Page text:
Glad to see Rev. Jefferies respond and do so on the same outlet that has mainly hosted as the battlefield of opinion on the new ACNA 2019 BCP, The North American Anglican.
A few items worth noting:
Some priests and theologians might explain the prepositions in the sacramental rites as causative, some as promissory, but in either case, we can all pray the same prayers. This was the theological genius of 1662.
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And, certainly, the 1662 has strengths that the 2019 does not have. Most definitely. In unity, simplicity, beauty, the 1662 easily beats 2019.
Agree on all counts, which is why I hate to see us lose common prayer with so many options and would have rather seen an updating of the 2003 REC BCP as the baseline instead of “Starting from what is known and nearly-ubiquitous (the 1979 structures etc) . . . .”
I agree that some things have been lost that were in the 1662, but I don’t think they are the core — which I would argue is theological — of the legacy of the 1662.
I would disagree here. Losing language like “miserable offenders” in the daily office confession is excising theological language while adding additional prayers for the faithful departed does reflect minimizing one aspect of Anglican theology (original sin) while emphasizing a theology of remembrance for the dead. Likewise, it is unfortunate that the classic, short prayer book catechism (the basic requirement for confirmation and admission to Holy Communion) is not retained while additional daily offices are included and the word “regeneration” is made optional. Such losses do not render the ACNA 2019 BCP a deviation like the 1979, but I do lament not restoring what was loss in the 1979 BCP. This was a crucial opportunity to restore what American Anglicanism loss and while the end result is a solid step in the right direction, but not a full restoration.
This makes the Prayer Book Society – USA’s recent announcement in publishing a new edition of the 1662 BCP with minor alterations to make it more global in usage quite interesting. Additionally, the United Episcopal Church of North America recently voted at National Council to allow usage of the 1662 BCP and a deanery has been formed in CANA West that will solely use the 1662 BCP. Although personally, I prefer retaining the American inheritance of our 1892/1928 BCP and adapting it to conform to the 1662 (Athanasian Creed restored, Luther’s Flood Prayer restored, etc.). Hence, I remain a broken record for the 2003 REC BCP and REC Modern Language BCP, which does this but could still have been improved upon slightly in the modern language aspect.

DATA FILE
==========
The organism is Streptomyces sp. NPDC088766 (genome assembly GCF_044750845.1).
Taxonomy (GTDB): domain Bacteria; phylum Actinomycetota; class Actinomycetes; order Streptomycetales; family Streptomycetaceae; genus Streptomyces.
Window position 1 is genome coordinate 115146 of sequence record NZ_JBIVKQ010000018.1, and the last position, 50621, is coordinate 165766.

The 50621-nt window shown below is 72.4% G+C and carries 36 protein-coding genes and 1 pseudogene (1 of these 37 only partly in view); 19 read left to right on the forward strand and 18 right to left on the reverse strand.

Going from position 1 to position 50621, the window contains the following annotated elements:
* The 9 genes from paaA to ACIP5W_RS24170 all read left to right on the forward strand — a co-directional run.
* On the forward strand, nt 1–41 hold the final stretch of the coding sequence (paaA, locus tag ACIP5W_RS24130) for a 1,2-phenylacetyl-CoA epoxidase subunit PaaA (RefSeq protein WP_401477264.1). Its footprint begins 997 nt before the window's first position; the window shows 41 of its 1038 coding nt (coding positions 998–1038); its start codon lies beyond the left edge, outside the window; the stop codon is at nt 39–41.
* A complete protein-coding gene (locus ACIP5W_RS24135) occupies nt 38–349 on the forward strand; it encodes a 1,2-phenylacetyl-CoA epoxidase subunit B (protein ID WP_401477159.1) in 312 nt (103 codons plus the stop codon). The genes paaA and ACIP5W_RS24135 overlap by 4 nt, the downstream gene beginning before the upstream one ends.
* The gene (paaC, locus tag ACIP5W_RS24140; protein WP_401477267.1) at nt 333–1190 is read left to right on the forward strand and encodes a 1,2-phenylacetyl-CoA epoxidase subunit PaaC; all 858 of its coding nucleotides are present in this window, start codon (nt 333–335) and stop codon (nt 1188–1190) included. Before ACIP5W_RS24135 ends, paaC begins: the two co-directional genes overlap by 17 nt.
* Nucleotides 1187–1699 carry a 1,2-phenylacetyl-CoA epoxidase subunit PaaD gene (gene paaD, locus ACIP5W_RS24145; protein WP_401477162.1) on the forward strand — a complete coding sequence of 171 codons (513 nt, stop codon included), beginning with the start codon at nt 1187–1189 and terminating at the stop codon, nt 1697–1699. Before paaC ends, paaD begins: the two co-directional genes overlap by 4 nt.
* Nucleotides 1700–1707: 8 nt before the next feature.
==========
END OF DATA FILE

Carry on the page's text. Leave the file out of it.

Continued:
. . . the BCP 2019 is un-apologetically an inheritor of the 1979 BCP and the Liturgical Movement it participated in . . .
. . .
. . . in a world indelibly shaped by the Liturgical Movement, . . .
Which is quite a shame, considering the errors spurred by Dix and the resulting Liturgical Movement. (See pages 1-2 here for more.)
A point of clarification, before closing out, the letter states:
That it could be approved both by John Cosin AND Richard Baxter, even though these two men had very different theological convictions; Indeed, the 1662 is clearly what we might with hindsight call a via media between those who emphasized the reformed aspect of their reformed catholicity, and those who emphasized the catholic heritage within that same description.
However, Richard Baxter was a nonconformist in part due to the 1662 BCP being enforced in the Act of Uniformity (1662), so the 1662 BCP is not exactly the “via media” between Bishop Cosin and Baxter but I agree the 1662 prayer book is truly representative of “reformed catholicity.”
This is why I support the traditional language version that ACNA Liturgy Task Force member Jacob Hootman has drafted, namely due to the restoration of prayer book language previously disregarded, and not because it is in traditional language. I continue to urge readers to write the ACNA Liturgy Task Force and show your support for this project. Perhaps the ACNA BCP will once again restore some of the loss language and we can catechize those raised on the 1979 BCP with the reformed catholicity our forefathers professed and passed onto us in the historic liturgies and in the Articles of Religion.